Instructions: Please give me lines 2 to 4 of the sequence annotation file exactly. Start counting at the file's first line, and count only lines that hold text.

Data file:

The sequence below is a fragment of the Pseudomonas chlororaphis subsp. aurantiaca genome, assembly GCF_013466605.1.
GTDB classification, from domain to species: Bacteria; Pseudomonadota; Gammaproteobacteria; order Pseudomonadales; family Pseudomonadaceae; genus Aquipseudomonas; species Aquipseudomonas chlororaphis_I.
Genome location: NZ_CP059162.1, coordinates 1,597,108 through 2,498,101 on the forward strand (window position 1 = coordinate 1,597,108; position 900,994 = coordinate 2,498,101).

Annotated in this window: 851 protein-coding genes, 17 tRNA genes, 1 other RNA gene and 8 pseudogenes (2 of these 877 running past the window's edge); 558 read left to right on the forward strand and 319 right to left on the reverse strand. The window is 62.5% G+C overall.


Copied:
GTDB classification, from domain to species: Bacteria; Pseudomonadota; Gammaproteobacteria; order Pseudomonadales; family Pseudomonadaceae; genus Aquipseudomonas; species Aquipseudomonas chlororaphis_I.
Genome location: NZ_CP059162.1, coordinates 1,597,108 through 2,498,101 on the forward strand (window position 1 = coordinate 1,597,108; position 900,994 = coordinate 2,498,101).

Annotated in this window: 851 protein-coding genes, 17 tRNA genes, 1 other RNA gene and 8 pseudogenes (2 of these 877 running past the window's edge); 558 read left to right on the forward strand and 319 right to left on the reverse strand. The window is 62.5% G+C overall.